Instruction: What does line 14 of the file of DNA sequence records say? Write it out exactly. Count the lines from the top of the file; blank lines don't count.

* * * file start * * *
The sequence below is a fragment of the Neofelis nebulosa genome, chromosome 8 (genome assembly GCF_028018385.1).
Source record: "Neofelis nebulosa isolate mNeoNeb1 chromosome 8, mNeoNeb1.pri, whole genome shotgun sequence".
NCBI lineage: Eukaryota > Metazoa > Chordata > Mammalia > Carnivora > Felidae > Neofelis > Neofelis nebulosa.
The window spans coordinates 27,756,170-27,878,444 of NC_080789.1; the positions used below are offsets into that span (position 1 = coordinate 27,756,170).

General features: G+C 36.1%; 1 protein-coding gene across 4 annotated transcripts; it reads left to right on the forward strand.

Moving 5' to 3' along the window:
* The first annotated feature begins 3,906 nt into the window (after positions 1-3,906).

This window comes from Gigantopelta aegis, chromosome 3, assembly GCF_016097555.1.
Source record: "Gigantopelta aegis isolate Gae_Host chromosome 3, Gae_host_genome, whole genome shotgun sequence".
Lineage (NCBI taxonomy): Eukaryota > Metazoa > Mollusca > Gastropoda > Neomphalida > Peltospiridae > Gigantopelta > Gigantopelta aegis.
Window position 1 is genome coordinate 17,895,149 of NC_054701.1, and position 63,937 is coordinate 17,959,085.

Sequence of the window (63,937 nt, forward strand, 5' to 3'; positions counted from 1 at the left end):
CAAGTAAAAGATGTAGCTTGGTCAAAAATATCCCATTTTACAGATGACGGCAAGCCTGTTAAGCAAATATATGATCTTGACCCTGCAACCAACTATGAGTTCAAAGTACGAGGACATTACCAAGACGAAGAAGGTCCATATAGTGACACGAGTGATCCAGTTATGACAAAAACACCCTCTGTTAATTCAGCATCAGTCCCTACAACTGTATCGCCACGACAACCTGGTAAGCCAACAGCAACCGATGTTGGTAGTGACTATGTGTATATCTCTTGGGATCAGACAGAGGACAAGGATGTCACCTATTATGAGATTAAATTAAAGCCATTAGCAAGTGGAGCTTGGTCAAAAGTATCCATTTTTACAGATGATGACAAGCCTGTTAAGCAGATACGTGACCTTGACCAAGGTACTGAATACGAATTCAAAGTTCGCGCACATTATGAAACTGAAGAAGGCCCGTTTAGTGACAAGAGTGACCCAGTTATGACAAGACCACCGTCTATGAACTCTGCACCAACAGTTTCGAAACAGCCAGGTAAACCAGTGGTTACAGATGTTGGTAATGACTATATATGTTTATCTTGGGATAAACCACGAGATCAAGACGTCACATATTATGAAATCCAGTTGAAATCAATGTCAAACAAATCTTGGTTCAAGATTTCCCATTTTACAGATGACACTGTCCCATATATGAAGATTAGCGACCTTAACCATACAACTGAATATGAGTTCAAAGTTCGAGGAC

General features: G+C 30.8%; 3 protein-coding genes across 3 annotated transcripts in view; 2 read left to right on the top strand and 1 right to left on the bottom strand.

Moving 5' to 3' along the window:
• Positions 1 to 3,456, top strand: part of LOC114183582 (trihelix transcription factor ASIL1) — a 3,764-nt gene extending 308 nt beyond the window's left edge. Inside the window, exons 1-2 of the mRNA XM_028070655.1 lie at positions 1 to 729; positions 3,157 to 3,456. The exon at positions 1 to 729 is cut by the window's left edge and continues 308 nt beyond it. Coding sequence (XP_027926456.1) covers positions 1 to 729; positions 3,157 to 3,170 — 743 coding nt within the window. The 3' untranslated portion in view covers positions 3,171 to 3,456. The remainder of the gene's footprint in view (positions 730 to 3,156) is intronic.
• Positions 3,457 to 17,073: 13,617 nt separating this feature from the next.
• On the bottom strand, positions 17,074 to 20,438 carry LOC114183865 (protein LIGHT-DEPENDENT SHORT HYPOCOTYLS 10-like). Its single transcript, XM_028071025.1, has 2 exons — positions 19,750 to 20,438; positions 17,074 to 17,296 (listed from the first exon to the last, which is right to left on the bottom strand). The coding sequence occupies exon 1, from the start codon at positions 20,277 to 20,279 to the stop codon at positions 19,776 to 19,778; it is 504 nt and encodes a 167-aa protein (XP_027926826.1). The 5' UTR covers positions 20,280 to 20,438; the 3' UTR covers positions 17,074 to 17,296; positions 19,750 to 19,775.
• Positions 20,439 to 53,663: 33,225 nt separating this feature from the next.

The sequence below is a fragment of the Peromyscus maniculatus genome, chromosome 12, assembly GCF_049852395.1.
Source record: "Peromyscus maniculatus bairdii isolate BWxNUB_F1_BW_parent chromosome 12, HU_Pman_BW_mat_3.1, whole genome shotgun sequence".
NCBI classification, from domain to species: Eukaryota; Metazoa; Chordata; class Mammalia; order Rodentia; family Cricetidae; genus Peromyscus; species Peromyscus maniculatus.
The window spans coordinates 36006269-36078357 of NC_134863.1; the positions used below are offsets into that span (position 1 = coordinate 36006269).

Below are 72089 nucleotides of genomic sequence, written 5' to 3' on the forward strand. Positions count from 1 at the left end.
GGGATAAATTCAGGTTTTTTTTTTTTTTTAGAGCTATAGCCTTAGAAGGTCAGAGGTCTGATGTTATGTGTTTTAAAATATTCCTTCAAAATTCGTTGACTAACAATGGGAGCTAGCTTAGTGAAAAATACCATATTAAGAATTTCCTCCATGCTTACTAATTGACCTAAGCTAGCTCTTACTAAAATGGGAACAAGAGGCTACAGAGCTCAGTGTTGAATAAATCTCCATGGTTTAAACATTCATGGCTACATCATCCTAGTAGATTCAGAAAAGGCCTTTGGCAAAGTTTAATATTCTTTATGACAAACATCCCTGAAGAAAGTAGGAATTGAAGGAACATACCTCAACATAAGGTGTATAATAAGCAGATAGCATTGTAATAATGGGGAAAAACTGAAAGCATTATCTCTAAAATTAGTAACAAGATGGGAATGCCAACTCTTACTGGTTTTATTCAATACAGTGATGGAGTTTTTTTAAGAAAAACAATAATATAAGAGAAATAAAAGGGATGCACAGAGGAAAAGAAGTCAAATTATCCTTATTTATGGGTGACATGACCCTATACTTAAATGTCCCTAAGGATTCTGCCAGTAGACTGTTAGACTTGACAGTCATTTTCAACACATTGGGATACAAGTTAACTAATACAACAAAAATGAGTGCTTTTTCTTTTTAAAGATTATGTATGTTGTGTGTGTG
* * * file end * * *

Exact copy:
General features: G+C 30.8%; 3 protein-coding genes across 3 annotated transcripts in view; 2 read left to right on the top strand and 1 right to left on the bottom strand.